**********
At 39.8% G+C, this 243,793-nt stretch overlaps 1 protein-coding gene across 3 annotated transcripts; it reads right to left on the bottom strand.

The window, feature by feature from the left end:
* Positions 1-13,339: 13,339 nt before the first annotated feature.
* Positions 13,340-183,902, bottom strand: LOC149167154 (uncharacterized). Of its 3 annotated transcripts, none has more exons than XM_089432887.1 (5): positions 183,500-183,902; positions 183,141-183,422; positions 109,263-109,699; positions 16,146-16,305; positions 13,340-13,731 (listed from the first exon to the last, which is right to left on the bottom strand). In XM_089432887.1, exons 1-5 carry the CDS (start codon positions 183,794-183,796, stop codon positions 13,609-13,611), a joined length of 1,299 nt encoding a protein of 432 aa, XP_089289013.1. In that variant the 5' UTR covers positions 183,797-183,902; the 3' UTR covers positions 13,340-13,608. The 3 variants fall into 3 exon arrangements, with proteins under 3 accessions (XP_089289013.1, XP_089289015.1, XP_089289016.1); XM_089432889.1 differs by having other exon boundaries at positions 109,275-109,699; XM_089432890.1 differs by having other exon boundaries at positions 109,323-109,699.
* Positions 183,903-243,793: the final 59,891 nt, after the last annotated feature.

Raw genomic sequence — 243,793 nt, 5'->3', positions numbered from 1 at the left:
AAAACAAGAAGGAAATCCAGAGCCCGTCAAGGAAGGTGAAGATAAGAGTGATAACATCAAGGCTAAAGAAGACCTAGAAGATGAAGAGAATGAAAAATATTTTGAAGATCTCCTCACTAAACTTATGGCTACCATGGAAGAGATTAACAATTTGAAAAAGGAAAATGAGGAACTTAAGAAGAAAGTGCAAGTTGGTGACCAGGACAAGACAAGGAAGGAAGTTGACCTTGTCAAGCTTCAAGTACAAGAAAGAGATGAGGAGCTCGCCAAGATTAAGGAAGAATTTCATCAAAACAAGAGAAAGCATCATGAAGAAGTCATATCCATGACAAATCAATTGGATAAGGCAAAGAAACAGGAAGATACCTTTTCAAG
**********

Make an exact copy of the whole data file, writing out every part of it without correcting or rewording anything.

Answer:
At 39.8% G+C, this 243,793-nt stretch overlaps 1 protein-coding gene across 3 annotated transcripts; it reads right to left on the bottom strand.

The window, feature by feature from the left end:
* Positions 1-13,339: 13,339 nt before the first annotated feature.
* Positions 13,340-183,902, bottom strand: LOC149167154 (uncharacterized). Of its 3 annotated transcripts, none has more exons than XM_089432887.1 (5): positions 183,500-183,902; positions 183,141-183,422; positions 109,263-109,699; positions 16,146-16,305; positions 13,340-13,731 (listed from the first exon to the last, which is right to left on the bottom strand). In XM_089432887.1, exons 1-5 carry the CDS (start codon positions 183,794-183,796, stop codon positions 13,609-13,611), a joined length of 1,299 nt encoding a protein of 432 aa, XP_089289013.1. In that variant the 5' UTR covers positions 183,797-183,902; the 3' UTR covers positions 13,340-13,608. The 3 variants fall into 3 exon arrangements, with proteins under 3 accessions (XP_089289013.1, XP_089289015.1, XP_089289016.1); XM_089432889.1 differs by having other exon boundaries at positions 109,275-109,699; XM_089432890.1 differs by having other exon boundaries at positions 109,323-109,699.
* Positions 183,903-243,793: the final 59,891 nt, after the last annotated feature.

Raw genomic sequence — 243,793 nt, 5'->3', positions numbered from 1 at the left:
AAAACAAGAAGGAAATCCAGAGCCCGTCAAGGAAGGTGAAGATAAGAGTGATAACATCAAGGCTAAAGAAGACCTAGAAGATGAAGAGAATGAAAAATATTTTGAAGATCTCCTCACTAAACTTATGGCTACCATGGAAGAGATTAACAATTTGAAAAAGGAAAATGAGGAACTTAAGAAGAAAGTGCAAGTTGGTGACCAGGACAAGACAAGGAAGGAAGTTGACCTTGTCAAGCTTCAAGTACAAGAAAGAGATGAGGAGCTCGCCAAGATTAAGGAAGAATTTCATCAAAACAAGAGAAAGCATCATGAAGAAGTCATATCCATGACAAATCAATTGGATAAGGCAAAGAAACAGGAAGATACCTTTTCAAG